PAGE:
The suffering itself is not so bad; it’s the resentment against suffering that is the real pain.
— Allen Ginsberg from The Mindful Path to Self-Compassion
There is no time for despair, no place for self-pity, no need for silence, no room for fear. We speak, we write, we do language. That is how civilizations heal. Continue reading “The Price (Good Friday Meditation) …”
The universe itself can be understood as the primary revelation of the divine.
— Thomas Berry from The Christian Future and the Fate of Earth
The incarnation of God did not only happen in Bethlehem two thousand years ago. That is just when some of us started taking it seriously. The incarnation actually happened approximately 13.8 billion years ago with a moment that we now call “The Big Bang” or the First Manifestation. At the birth of our universe, God materialized and revealed who God is. Ilia Delio writes: “Human life must be traced back to the time when life was deeply one, a Singularity, whereby the intensity of mass-energy exploded into consciousness.” This Singularity provides a solid basis for inherent reverence, universal sacrality, and a spiritual ecology that transcends groups and religions. Continue reading “Creation as the Body of God (Earth Day Meditation) …”
There are so many haunting lines in the passion narratives. Who of us, for instance, is not stirred in the soul when the passion story is read in church and we come to the part where Jesus takes his last breath and there is that minute of silence, where we all drop to our knees? No Good Friday homily is ever as effective as that single line (“he gave up his spirit”) and the moving silence that ensues.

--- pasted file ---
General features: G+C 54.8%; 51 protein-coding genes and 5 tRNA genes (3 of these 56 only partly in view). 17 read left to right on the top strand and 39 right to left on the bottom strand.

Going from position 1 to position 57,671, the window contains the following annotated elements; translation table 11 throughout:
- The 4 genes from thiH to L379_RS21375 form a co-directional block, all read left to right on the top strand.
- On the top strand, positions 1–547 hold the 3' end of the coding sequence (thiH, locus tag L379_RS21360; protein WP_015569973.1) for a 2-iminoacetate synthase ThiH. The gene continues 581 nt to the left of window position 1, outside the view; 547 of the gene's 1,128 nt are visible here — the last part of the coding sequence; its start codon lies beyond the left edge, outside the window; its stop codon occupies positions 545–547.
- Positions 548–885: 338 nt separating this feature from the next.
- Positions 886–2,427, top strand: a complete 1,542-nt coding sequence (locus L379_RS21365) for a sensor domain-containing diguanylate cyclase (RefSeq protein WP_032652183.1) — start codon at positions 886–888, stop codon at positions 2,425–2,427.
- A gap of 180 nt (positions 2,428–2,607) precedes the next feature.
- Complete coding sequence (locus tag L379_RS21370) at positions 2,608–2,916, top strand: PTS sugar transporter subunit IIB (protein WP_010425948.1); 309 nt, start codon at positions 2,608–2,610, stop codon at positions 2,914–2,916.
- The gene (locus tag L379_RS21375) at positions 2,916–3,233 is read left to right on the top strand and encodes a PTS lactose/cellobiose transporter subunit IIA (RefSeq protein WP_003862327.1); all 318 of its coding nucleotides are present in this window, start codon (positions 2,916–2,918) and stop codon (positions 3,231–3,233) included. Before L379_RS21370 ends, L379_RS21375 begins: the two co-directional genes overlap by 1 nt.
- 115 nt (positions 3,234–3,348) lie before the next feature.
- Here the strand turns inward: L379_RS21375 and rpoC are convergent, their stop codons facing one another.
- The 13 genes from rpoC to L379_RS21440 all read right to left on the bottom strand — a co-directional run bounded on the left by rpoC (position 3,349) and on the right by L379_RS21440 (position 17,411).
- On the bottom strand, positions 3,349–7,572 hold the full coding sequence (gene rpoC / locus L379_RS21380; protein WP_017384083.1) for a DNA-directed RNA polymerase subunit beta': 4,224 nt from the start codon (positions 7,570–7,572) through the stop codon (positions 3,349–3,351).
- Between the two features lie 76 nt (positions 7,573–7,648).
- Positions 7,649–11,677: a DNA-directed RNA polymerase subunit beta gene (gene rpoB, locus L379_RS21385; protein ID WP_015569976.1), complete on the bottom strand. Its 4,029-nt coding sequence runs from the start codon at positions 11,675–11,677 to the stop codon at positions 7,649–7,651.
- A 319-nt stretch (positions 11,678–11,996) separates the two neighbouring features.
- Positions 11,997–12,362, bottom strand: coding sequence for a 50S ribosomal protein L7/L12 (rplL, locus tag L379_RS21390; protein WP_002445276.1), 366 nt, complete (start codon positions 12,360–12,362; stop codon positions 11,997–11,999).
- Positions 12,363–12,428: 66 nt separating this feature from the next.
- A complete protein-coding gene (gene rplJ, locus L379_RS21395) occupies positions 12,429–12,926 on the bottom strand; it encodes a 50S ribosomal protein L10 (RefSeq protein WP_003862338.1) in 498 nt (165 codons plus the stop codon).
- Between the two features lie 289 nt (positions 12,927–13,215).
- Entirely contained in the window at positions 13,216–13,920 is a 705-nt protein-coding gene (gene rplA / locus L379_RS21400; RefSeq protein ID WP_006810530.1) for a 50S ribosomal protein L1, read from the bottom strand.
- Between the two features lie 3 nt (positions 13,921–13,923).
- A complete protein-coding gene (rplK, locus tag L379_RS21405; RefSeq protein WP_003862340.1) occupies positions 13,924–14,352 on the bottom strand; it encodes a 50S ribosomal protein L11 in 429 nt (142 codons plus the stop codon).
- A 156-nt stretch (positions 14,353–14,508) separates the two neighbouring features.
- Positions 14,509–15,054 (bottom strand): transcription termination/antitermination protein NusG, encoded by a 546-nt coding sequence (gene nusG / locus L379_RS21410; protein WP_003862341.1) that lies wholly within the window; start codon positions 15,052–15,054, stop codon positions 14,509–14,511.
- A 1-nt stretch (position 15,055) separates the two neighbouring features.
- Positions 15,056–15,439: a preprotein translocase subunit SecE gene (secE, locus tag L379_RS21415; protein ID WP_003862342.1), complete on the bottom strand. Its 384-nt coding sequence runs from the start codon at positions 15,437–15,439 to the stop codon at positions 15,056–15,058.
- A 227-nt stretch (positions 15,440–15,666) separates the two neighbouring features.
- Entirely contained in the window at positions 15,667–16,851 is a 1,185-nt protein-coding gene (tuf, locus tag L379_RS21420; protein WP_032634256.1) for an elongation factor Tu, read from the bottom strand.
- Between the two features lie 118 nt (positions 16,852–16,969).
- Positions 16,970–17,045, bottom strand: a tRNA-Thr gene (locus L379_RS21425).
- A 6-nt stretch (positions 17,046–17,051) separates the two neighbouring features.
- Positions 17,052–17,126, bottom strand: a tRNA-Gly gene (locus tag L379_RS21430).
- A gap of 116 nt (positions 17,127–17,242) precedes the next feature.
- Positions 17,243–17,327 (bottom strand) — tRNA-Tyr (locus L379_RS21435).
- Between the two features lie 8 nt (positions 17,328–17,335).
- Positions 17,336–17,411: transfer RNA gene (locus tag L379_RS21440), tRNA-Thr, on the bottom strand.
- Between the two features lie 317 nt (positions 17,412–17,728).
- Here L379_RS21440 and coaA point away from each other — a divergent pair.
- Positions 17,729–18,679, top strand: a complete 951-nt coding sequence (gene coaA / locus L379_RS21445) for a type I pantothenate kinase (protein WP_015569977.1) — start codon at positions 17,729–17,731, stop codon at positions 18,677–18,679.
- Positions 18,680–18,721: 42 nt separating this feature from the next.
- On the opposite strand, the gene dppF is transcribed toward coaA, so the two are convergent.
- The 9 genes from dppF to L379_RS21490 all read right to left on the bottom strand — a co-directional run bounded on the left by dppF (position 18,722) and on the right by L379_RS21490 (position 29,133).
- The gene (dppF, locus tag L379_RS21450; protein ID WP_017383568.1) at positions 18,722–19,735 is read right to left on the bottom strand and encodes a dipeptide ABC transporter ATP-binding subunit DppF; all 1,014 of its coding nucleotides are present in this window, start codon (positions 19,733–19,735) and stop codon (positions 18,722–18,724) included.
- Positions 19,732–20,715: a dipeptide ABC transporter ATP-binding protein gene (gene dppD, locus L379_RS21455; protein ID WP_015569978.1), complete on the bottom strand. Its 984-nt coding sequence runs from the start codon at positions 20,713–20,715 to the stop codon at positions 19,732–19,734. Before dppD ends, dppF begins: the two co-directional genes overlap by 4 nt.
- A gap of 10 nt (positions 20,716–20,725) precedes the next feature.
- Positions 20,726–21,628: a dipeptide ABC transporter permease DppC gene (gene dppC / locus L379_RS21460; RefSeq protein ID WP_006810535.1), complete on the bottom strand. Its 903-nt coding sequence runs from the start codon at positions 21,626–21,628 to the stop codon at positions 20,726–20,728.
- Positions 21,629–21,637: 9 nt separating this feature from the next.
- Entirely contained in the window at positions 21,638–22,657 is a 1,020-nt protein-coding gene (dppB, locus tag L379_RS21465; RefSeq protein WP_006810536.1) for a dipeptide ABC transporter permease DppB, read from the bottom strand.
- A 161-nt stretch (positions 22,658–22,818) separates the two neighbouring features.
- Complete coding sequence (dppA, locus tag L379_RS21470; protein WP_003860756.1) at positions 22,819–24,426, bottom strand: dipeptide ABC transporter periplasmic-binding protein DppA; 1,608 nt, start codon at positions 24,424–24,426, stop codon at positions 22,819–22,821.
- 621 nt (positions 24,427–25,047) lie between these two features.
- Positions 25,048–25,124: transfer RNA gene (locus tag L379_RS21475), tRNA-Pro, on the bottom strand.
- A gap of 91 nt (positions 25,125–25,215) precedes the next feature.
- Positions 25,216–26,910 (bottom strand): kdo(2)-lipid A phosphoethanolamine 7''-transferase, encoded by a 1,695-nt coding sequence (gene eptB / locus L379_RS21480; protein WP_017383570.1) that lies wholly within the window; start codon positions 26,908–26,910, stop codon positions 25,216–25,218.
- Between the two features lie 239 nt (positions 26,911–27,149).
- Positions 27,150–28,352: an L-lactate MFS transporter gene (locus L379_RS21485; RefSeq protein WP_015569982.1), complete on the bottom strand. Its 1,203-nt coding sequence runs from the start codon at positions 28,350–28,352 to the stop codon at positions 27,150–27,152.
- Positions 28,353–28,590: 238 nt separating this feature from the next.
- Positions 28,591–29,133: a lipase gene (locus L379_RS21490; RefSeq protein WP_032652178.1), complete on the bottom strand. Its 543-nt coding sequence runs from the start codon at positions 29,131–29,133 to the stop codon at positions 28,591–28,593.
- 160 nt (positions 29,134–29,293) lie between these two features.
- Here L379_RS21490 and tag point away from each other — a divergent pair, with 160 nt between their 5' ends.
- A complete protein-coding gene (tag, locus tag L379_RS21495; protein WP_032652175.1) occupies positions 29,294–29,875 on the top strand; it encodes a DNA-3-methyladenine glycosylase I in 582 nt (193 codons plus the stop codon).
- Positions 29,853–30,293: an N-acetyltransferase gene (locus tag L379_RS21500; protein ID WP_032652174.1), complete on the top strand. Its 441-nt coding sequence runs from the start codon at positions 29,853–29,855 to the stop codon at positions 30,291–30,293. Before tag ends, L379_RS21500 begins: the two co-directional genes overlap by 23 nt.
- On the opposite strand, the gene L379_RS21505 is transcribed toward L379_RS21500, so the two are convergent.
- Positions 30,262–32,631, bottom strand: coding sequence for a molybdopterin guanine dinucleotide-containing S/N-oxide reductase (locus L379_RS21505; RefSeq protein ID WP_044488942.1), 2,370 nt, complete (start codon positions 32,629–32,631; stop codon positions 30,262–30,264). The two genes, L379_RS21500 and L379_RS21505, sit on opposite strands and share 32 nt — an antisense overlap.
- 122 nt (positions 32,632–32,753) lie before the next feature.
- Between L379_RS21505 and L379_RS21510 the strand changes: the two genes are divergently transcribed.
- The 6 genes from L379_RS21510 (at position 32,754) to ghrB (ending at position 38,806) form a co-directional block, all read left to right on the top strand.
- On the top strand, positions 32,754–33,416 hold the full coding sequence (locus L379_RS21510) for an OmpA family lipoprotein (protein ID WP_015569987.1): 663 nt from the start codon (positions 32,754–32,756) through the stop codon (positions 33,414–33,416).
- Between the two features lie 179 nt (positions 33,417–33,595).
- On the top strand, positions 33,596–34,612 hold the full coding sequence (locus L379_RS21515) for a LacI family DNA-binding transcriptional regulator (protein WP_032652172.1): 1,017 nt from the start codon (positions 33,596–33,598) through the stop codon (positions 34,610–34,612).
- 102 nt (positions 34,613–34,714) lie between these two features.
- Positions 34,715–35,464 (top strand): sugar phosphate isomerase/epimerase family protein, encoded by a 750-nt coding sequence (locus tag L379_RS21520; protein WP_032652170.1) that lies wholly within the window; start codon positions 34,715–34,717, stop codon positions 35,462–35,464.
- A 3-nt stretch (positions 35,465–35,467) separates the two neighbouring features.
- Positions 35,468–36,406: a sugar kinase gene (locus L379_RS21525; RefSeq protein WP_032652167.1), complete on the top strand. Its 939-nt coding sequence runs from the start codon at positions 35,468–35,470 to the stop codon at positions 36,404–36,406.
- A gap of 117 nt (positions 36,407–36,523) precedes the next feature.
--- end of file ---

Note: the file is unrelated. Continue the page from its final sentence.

Another such line that has always haunted me is the one that follows immediately after. Jesus dies and we are told that, at the very second of his death, “the veil of the temple was torn in two, from top to bottom.” My imagination, even when I was very little, has always been able to picture that. I have this picture in my mind of it growing dark in the middle of the day and then at the second of Jesus’ death, almost as if by lightening, the temple veil is ripped from top to bottom while everyone looks on stunned, convinced now, too late, that the person they’ve just mocked and crucified is the Christ. It’s a great picture. But, my imagination aside, what is really meant by that phrase that the veil of the temple ripped open at the moment of Jesus’ death? Continue reading “Desert Day 46: Tearing Of The Temple Veil (Good Friday Meditation) …”
My little children, I am writing these things to you so that you will not sin. But if anyone does sin, we have an advocate before the Father—Jesus Christ, the Righteous One. He Himself is the atoning sacrifice for our sins, and not for ours alone, but also for the sins of the whole world.
By this we can be sure that we have come to know Him: if we keep His commandments. If anyone says, “I know Him,” but does not keep His commandments, he is a liar, and the truth is not in him. But if anyone keeps His word, the love of God has been truly perfected in him. By this we know that we are in Him: Whoever claims to abide in Him must walk as Jesus walked. Continue reading “Desert Day 45: The Opposite of Goodness …”